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Old 02-22-2017, 10:59 AM   #1
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yamaha 9hp not salt water

Looking at buying a short shaft Yamaha 9.9 4 stroke
for my future dinghy. ( Looking at a Walker Bay)
They don't make motor for salt water anymore.

Will the regular motor work OK and last a few years with
proper maintenance ?
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Old 02-22-2017, 12:06 PM   #2
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Quote:
Originally Posted by ctbarbarian View Post
Looking at buying a short shaft Yamaha 9.9 4 stroke
for my future dinghy. ( Looking at a Walker Bay)
They don't make motor for salt water anymore.

Will the regular motor work OK and last a few years with
proper maintenance ?
What makes you say they don't make them for salt water anymore? Did you hear something or read something to that effect? I can't imagine that is true. In fact, I believe all the major manufacturers motors are better protected from corrosion than they've ever been.

Ken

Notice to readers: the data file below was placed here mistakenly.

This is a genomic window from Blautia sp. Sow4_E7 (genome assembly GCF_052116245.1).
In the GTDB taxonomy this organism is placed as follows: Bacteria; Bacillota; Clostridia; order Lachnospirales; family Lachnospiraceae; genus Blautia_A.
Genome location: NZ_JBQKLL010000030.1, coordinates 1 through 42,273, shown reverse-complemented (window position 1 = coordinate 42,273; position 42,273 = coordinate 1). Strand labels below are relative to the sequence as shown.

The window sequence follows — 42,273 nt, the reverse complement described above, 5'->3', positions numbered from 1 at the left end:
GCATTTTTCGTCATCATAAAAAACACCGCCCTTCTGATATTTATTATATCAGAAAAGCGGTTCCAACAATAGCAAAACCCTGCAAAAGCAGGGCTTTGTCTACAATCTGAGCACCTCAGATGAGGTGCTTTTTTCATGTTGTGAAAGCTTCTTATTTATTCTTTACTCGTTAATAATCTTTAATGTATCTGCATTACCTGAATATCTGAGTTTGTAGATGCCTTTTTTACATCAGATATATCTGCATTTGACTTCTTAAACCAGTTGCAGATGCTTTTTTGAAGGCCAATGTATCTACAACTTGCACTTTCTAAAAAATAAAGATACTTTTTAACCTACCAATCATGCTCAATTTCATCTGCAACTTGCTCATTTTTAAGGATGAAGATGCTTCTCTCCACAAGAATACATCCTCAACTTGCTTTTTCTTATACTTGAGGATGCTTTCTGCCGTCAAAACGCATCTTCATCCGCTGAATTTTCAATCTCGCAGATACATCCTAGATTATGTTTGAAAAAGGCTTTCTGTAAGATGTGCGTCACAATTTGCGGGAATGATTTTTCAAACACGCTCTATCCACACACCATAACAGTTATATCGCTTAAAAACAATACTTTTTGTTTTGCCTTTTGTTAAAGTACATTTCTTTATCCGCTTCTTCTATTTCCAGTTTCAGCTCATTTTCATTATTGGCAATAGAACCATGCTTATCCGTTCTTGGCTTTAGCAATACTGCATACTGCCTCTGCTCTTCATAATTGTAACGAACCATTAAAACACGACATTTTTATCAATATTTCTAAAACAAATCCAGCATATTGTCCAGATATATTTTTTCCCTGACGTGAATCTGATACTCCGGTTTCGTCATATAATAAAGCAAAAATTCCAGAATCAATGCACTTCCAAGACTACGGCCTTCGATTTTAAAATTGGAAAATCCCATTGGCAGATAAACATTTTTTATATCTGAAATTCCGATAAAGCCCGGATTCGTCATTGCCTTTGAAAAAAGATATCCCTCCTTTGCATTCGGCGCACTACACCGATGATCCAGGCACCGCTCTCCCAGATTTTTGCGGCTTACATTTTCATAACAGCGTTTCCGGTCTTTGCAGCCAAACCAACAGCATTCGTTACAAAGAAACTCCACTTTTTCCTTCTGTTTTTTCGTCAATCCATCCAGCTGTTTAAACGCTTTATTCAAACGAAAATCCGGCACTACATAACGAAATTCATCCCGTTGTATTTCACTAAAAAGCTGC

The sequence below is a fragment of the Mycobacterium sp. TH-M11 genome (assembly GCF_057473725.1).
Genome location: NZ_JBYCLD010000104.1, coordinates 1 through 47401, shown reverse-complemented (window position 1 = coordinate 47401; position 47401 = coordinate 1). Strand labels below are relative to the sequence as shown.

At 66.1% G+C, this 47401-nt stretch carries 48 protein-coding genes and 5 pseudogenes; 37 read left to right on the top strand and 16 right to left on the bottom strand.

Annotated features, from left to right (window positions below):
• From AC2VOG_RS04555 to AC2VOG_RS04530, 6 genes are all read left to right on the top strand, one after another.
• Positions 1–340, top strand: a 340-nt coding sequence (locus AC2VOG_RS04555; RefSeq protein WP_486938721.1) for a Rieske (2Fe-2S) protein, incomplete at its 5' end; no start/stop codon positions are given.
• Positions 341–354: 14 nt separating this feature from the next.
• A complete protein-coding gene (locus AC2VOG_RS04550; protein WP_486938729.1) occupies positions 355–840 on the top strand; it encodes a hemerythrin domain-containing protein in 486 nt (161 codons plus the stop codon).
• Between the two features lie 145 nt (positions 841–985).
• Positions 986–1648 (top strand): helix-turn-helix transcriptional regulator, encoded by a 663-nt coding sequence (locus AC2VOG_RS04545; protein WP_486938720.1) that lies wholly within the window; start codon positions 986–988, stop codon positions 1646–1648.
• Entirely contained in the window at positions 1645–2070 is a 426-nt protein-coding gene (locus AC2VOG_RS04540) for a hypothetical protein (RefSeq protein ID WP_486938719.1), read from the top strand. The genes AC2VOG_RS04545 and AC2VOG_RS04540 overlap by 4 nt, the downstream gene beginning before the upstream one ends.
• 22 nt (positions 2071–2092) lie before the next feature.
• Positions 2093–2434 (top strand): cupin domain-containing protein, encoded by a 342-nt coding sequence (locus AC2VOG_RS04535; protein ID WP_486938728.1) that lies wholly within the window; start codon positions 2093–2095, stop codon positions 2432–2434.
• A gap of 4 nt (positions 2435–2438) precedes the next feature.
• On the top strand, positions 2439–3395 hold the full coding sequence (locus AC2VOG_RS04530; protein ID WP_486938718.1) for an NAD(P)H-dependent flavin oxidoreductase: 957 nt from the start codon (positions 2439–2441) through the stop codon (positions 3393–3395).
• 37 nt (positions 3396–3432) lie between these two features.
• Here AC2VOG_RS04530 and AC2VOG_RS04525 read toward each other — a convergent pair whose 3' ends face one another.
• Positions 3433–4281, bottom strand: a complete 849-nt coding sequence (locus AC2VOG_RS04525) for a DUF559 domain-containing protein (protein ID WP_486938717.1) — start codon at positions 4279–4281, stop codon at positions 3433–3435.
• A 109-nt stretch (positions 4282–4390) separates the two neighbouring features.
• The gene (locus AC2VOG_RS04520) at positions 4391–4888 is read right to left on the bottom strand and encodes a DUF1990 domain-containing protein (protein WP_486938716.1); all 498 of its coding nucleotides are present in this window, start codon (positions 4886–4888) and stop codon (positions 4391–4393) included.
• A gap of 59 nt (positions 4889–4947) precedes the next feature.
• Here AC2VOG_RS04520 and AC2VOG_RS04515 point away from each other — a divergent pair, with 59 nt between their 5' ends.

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Old 02-22-2017, 03:50 PM   #3
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I called our local Yamaha dealer in Albany Ill,
Bitler marine and they said they don't make them
anymore.
Just wondering if the regular freshwater motor would work.

Now I grant you they probably don't sell many saltwater motors
this far up the Mississippi but I thought they might order me one.
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Old 02-22-2017, 03:55 PM   #4
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Buy one with a 5 year warranty (like Honda has right now) and you should be good. They used to make a "salt water" version that was marketing, mostly, to differentiate between the competition, but that backfired because the perception is their "regular" motor was substandard; my old Honda was made in the late '80s and its been used in salt all its life and its fine. I bought a new, bigger one last year with electric start because it's cool.